North Korea nuclear talks come to grinding halt

North Korea nuclear talks come to grinding halt
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First Published: Thu, Mar 22 2007. 02 10 PM IST
Updated: Thu, Mar 22 2007. 02 10 PM IST
Reuters
Deadlocked talks on North Korea’s nuclear programme ground to a halt on 22 March, with the North Korean and Russian envoys both leaving for the airport after four days of negotiations that went nowhere.
North Korea has avoided discussing a February deal to shut its main nuclear reactor by mid-April since the talks began on 19 March, demanding that $25 million frozen in a Macau bank first be transferred to a bank in Beijing.
North Korean envoy Kim Kye-gwan did not talk to reporters as he entered the airport to catch one of the three scheduled weekly flights to Pyongyang from Beijing.The exasperated US envoy, Christopher Hill, said the delay in the transfer from Macau’s Banco Delta Asia (BDA) needed to be overcome.
“The day I’m able to explain to you North Korean thinking is probably the day I’ve been in this process too long,” he told reporters as he stepped out for talks with China’s envoy, Wu Dawei. The Democratic People’s Republic of Korea (DPRK) is the North’s formal name.
Yasuhisa Shiozaki, Japan’s chief cabinet secretary, also expressed his frustration at the foot-dragging on the bank issue in which the funds are due to be transferred to a North Korean account with the Bank of China.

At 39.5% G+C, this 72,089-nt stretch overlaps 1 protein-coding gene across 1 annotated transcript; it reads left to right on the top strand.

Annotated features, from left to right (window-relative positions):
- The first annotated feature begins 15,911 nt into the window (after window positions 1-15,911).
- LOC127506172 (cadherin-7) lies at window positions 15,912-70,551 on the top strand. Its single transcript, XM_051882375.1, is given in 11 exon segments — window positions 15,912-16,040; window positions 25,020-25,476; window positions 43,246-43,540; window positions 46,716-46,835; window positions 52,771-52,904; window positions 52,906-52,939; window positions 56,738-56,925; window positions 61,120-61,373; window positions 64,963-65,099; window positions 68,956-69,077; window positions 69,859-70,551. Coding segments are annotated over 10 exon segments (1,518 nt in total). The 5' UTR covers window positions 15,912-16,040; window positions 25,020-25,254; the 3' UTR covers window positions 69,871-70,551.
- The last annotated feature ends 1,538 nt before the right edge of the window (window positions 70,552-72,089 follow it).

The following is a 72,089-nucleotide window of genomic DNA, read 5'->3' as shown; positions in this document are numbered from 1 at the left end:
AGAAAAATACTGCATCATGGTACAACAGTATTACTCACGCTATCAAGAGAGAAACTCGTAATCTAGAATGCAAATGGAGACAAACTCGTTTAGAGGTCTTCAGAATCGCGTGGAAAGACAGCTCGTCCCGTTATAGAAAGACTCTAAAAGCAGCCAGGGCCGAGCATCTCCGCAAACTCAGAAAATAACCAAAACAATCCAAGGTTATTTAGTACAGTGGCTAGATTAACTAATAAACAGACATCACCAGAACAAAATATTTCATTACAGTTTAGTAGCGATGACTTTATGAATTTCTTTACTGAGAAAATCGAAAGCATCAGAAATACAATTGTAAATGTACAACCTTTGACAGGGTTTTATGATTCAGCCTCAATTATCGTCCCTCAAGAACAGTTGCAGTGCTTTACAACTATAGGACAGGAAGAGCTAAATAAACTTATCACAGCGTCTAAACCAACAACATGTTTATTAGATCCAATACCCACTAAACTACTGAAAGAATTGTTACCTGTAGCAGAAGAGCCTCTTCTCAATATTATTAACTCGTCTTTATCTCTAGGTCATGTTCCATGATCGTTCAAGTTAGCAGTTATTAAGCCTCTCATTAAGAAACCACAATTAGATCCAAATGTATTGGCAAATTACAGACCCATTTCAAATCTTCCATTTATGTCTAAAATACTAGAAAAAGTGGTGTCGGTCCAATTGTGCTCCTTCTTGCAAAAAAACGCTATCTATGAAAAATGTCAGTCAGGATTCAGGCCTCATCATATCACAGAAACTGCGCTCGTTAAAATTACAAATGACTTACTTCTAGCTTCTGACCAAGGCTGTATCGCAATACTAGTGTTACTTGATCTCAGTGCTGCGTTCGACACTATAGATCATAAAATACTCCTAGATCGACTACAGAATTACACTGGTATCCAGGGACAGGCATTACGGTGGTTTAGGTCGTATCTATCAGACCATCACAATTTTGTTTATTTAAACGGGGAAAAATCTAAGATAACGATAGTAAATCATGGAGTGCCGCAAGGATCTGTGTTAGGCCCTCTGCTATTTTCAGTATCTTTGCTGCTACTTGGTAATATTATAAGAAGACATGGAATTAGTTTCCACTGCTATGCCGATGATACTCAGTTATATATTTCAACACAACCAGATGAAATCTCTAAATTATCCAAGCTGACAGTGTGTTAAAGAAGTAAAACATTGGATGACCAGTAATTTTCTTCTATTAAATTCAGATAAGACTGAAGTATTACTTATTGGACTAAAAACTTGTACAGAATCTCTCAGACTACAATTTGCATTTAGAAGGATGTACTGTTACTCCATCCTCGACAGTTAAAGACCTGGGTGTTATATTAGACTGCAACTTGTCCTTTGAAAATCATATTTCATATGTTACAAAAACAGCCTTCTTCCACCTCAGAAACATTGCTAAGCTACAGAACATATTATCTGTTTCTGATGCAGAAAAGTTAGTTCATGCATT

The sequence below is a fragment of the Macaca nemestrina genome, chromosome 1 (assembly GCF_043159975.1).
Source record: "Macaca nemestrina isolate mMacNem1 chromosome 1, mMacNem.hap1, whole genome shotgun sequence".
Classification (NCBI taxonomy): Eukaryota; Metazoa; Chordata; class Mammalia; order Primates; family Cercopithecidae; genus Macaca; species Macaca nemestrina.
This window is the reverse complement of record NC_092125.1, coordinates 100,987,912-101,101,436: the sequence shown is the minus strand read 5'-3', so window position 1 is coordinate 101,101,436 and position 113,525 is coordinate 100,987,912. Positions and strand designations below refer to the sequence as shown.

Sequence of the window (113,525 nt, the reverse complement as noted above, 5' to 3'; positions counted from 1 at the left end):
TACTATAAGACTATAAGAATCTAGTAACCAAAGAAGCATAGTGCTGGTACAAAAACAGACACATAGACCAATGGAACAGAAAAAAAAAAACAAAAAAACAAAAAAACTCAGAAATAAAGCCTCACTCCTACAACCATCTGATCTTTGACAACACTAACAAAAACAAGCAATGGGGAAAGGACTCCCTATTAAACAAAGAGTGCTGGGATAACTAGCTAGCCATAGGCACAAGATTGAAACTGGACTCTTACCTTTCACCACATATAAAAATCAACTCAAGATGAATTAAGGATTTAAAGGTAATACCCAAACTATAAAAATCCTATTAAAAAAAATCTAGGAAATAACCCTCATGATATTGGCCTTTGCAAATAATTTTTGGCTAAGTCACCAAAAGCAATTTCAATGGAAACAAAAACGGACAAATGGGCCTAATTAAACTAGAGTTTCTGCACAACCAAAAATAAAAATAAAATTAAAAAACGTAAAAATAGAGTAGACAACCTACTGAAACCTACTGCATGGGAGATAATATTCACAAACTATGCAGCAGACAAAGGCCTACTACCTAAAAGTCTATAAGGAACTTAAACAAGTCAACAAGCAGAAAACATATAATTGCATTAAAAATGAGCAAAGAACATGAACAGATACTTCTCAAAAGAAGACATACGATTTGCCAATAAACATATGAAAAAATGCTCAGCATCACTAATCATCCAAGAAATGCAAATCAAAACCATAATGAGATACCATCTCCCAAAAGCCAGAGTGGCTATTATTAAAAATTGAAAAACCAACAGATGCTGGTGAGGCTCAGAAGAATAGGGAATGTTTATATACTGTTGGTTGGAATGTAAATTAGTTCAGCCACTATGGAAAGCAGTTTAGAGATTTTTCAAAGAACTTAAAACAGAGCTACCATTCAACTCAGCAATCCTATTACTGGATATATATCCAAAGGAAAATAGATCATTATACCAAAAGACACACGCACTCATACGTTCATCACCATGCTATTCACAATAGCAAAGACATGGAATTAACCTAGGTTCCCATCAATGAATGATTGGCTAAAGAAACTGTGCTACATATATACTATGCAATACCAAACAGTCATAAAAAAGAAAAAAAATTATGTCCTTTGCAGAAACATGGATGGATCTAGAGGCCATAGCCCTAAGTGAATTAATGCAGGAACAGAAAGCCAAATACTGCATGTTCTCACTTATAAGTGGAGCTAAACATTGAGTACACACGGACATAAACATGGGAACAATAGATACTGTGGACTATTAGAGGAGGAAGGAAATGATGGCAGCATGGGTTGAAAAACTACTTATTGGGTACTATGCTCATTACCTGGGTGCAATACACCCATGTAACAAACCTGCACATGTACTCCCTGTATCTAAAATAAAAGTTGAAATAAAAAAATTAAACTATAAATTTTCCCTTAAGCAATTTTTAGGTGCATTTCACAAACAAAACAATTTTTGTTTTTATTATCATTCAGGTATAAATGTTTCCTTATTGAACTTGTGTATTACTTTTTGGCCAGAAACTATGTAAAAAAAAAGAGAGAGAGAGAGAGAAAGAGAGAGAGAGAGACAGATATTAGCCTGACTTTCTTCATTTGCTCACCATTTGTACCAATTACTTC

“It’s a shame to use this as a reason to not take part in negotiations for two days. It’s really a waste, especially with everyone gathered there,” he told a news conference in Tokyo.
Washington said on 19 March it had ended an investigation into the Macau bank, accused of harbouring North Korean earnings from international crime, which had prompted Macau authorities to take over the bank and freeze the accounts.As part of the February disarmament deal, the United States agreed to resolve North Korea’s complaints about the financial crackdown within 30 days.
But now, beyond that deadline, the money remains stuck in Macau. Both the Macau authorities and BDA said on 22 March they had no news of fresh developments.
Russian envoy Alexander Losyukov, also headed for the airport, said on 21 March that the Bank of China had refused to accept the transfer and a diplomatic source said China did not want to play a role in getting “dirty money” back to impoverished North Korea.
In the meantime, North Korea has been unwilling to engage with the other parties -- South Korea, the United States, host China, Japan and Russia -- on substantive issues of its nuclear programme.
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First Published: Thu, Mar 22 2007. 02 10 PM IST
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